I was speaking with my aunt yesterday. She is close to eighty years-old. With health problems of her own, she continues to care for her daughter who contends with crippling MS and my uncle, who lost his foot to a rare form of Cancer. He is wheelchair bound. For both, she is the dominant caregiver. She has a nurse who comes in a few times a week, but the expense of this luxury limits his assistance more than that.
My aunt has always been a very strong woman. Her determination to responsibly take care of her loved ones continues to push her forward. She keeps a good attitude but today’s reality isn’t easy. We chatted about this during our phone conversation. I felt terrible hearing about all that she endures from one day to the next. My mind flipped to a much earlier time, Saturday evenings when I was ten, and this same woman would dispensed slices of pizza, bags of chips, and pitchers of Kool-aid for me and my family — wonderful dinners never forgotten. It was a weekly affair.
As I listened intently to her words discussing how diligently she’d been working over the last year to receive approval from the town hall regarding a permit she requested, my heart broke. The town was standing between her and the building of a room off the main living area, one she wanted merely to allow her ill daughter to join her parents on the first floor of their home for companionship purposes. Because of my aunt’s age and feeble physique, she could no longer move her daughter from her bedroom and down the stairs as easily as she used to. Confined to her room, my aunt was endeavoring to change this, make circumstances better for her daughter.
The town however had other matters to consider more important than those prioritized by my aunt. Codes needed to be met, neighbors needed to be informed (despite the fact that the room would be located at the back of the house assuming an existing porch), and meetings needed to be had. Of course, Covid-19 has put a near stop to any approvals taking place expeditiously, causing my elderly aunt to live without this room for at least another year after belaboring to meet all of the requirements the town put forth.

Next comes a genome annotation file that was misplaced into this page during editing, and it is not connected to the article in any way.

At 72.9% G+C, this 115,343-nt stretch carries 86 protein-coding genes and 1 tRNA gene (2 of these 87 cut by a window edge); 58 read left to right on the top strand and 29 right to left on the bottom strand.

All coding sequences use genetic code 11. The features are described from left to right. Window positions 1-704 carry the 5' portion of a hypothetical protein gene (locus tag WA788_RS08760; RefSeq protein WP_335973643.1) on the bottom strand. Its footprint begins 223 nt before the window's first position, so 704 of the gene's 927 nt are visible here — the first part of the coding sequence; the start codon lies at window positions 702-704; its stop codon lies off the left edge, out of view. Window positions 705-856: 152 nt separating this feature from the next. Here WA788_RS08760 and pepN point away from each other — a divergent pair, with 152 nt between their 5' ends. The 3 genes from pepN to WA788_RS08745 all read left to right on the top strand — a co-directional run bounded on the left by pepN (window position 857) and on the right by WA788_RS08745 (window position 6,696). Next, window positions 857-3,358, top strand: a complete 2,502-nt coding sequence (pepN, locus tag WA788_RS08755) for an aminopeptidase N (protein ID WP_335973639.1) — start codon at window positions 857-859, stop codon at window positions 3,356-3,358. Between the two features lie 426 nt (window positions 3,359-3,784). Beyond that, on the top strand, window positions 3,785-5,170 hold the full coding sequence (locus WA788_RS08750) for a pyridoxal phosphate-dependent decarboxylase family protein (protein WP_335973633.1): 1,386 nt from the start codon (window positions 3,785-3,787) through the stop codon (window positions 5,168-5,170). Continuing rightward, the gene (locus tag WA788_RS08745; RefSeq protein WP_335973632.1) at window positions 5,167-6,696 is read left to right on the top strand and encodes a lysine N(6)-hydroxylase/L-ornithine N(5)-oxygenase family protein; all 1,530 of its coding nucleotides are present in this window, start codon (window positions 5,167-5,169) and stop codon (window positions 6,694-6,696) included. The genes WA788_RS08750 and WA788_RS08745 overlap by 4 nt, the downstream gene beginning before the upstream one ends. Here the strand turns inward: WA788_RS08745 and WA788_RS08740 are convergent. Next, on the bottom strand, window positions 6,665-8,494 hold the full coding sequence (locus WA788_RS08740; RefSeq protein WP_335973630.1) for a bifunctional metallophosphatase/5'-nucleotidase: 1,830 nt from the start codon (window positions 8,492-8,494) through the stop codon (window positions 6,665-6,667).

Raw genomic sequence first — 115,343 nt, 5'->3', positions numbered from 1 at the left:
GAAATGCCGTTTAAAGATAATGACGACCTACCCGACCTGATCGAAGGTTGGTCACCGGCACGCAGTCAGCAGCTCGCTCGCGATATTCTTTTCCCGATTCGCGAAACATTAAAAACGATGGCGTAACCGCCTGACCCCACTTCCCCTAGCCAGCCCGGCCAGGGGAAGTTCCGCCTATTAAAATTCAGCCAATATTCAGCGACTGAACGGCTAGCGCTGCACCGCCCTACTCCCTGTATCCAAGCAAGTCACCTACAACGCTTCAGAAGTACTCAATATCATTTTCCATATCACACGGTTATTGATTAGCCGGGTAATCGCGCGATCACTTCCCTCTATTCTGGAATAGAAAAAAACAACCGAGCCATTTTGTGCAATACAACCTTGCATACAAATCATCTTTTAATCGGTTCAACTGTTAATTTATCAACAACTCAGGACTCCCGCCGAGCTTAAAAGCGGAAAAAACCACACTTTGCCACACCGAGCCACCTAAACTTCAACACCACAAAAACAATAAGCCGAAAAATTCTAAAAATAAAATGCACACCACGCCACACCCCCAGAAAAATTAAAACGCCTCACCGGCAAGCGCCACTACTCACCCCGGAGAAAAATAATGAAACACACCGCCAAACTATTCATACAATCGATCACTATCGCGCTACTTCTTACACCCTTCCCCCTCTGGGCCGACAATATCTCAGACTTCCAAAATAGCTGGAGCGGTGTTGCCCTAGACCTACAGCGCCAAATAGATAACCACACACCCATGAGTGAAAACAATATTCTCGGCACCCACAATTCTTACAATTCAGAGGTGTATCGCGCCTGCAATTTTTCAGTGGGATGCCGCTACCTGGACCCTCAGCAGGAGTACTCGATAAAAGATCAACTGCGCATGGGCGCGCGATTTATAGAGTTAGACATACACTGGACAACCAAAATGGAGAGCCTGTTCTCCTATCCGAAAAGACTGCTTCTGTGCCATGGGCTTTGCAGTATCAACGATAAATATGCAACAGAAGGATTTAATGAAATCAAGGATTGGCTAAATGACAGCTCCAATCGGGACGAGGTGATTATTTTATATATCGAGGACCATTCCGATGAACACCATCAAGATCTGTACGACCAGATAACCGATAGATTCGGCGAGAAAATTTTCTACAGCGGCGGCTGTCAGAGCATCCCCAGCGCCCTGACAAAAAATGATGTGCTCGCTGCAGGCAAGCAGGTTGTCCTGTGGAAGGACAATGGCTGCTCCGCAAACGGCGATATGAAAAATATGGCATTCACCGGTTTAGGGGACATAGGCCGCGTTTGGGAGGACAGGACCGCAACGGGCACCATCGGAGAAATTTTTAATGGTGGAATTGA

I am certain no one at the town building department ever once gave thought to what it would take for my aged aunt to accomplish all that they were asking of her. Never once did they swing by to see the strain on that woman’s face as she hand-wrote eighty-one letters to those who live around her as well as her utility company. Nor would I imagine anyone called her to offer their assistance as she clung to the banister with one arm and her daughter with the other while navigating a tall staircase in an effort to change her loved-one’s scenery. Or realize what it would take to to stand up at any town hall meeting to plead her case after figuring out how to arrange for someone to care for my cousin and uncle in her brief absence. A lifetime of paying taxes diligently and improving the town overall with her presence, including all of the work she has put into her home and property, seems to have bought her very little in return.
We live in a nation that doesn’t understand what it is like to grow old; a land that forgets that no one “chooses” to do it. It just happens. As heart disease, Cancer, and chronic respiratory disease lead the pack in ways the elderly die, I wonder where disillusionment, heartbreak, and plain worn-out fall when it comes to the passing of our seniors?
No doubt, we are a young country, but that does not mean that we should be given leniency for remaining so immature regarding the care and consideration of the elderly. At a time when we all are screaming about “whose lives matter,” we might want to recognize that “old lives matter” too.
A place where approvals come around just a little more quickly, nails and hammers are drawn just a bit more readily, and rooms are added a lot more easily, that’s the type of United States our seniors should be living in. We owe them that respect. The time has come for change!